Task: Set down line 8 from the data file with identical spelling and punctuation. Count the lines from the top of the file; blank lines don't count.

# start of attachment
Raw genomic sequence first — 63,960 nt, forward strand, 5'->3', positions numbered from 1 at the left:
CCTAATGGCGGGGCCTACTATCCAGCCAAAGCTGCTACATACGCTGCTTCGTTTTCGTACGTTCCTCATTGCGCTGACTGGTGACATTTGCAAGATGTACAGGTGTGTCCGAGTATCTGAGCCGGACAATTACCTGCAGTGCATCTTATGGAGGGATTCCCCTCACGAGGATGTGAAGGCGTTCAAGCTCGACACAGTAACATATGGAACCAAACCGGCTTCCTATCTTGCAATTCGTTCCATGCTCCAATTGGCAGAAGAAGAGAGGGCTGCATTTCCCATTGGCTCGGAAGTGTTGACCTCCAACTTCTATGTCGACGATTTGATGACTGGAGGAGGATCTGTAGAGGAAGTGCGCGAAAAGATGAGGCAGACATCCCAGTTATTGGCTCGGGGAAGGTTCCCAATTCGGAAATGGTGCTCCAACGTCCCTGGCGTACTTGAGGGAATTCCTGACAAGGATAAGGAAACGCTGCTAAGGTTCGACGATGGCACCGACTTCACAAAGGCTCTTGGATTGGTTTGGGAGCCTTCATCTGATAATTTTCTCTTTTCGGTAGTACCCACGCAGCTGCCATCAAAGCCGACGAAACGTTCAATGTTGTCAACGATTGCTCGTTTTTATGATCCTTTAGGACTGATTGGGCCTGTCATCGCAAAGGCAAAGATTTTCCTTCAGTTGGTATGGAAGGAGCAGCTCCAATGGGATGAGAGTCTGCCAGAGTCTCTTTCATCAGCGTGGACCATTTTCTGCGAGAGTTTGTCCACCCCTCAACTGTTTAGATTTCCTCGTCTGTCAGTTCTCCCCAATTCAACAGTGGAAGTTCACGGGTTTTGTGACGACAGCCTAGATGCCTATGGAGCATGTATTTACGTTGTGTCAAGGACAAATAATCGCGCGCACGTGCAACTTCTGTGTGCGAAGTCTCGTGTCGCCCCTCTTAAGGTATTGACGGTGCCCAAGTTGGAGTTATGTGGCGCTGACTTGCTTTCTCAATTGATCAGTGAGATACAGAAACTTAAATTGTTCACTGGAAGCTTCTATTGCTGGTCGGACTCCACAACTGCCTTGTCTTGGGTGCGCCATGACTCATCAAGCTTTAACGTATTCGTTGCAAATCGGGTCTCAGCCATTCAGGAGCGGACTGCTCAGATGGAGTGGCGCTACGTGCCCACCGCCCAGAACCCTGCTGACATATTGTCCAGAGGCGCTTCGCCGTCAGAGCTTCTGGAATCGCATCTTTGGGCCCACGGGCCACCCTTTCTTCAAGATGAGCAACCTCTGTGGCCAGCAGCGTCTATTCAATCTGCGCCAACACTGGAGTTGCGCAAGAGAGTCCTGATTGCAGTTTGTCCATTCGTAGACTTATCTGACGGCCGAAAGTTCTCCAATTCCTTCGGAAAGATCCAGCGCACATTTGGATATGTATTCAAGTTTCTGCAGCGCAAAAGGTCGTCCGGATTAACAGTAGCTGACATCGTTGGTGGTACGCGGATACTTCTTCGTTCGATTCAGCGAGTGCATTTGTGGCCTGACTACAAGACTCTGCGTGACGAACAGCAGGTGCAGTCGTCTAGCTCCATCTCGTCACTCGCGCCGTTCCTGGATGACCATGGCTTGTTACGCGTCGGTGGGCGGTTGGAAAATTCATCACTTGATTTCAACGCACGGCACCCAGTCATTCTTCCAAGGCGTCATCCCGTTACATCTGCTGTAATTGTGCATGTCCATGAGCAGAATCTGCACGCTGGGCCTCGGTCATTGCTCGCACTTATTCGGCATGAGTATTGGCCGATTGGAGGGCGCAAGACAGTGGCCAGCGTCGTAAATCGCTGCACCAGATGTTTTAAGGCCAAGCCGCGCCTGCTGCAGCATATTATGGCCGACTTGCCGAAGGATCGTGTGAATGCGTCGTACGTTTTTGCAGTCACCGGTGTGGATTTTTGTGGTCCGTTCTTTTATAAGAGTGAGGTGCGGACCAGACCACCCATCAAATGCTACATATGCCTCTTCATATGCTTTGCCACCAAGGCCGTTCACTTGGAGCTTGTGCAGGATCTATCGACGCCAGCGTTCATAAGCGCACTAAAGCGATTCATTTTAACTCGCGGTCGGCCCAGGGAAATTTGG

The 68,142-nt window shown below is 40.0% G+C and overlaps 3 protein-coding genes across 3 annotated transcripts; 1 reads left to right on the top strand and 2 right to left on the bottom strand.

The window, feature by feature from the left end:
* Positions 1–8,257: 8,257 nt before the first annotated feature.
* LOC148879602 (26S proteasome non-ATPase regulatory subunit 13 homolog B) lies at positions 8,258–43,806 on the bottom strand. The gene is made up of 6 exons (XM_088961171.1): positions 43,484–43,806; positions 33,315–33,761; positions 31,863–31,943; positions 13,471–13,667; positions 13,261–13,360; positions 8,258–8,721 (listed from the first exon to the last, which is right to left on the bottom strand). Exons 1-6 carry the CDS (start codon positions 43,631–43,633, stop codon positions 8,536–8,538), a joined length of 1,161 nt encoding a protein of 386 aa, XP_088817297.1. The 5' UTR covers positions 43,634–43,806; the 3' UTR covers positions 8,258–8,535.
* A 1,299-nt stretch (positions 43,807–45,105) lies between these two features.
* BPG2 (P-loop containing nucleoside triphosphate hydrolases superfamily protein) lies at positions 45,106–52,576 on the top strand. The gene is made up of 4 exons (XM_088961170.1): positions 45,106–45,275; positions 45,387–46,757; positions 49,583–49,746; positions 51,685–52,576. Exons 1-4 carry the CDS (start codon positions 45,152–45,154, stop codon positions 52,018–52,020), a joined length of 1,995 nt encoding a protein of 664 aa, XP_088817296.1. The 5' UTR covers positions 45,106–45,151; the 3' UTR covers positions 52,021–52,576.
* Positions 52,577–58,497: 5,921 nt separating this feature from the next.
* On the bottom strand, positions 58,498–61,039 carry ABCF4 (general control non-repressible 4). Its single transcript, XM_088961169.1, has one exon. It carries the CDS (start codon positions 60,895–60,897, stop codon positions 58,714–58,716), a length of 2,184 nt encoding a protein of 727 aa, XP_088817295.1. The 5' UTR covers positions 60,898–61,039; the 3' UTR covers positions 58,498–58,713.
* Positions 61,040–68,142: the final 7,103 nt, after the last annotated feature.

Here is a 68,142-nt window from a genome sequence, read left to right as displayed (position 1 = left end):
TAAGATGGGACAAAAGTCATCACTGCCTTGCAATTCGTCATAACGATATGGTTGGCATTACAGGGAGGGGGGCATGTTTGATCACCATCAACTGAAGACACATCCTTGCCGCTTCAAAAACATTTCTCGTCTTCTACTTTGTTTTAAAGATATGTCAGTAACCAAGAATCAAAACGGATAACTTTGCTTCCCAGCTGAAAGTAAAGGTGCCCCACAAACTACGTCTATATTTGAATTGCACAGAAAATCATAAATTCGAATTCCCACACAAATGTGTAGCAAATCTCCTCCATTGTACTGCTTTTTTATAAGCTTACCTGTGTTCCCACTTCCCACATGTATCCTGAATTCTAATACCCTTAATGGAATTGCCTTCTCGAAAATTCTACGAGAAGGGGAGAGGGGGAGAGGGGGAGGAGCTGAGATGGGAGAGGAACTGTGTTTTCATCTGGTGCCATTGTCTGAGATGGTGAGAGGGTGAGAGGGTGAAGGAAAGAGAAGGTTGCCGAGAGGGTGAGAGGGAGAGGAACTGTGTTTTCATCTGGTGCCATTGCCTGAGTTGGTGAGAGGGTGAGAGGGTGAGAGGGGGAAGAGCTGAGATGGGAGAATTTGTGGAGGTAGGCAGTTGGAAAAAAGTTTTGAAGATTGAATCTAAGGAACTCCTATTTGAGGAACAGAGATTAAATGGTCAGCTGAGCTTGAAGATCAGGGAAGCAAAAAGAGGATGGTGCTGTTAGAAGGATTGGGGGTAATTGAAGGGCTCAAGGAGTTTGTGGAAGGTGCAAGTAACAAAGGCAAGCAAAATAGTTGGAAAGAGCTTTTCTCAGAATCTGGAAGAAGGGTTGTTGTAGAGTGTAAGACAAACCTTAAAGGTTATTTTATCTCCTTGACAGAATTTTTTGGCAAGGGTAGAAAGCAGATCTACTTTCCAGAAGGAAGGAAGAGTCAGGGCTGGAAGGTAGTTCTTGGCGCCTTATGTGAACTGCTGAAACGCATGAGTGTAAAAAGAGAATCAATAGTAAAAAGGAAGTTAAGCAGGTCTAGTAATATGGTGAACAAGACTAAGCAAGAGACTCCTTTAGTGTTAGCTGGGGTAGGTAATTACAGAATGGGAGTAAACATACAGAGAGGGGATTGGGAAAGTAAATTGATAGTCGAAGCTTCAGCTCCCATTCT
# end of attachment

* BPG2 (P-loop containing nucleoside triphosphate hydrolases superfamily protein) lies at positions 45,106–52,576 on the top strand. The gene is made up of 4 exons (XM_088961170.1): positions 45,106–45,275; positions 45,387–46,757; positions 49,583–49,746; positions 51,685–52,576. Exons 1-4 carry the CDS (start codon positions 45,152–45,154, stop codon positions 52,018–52,020), a joined length of 1,995 nt encoding a protein of 664 aa, XP_088817296.1. The 5' UTR covers positions 45,106–45,151; the 3' UTR covers positions 52,021–52,576.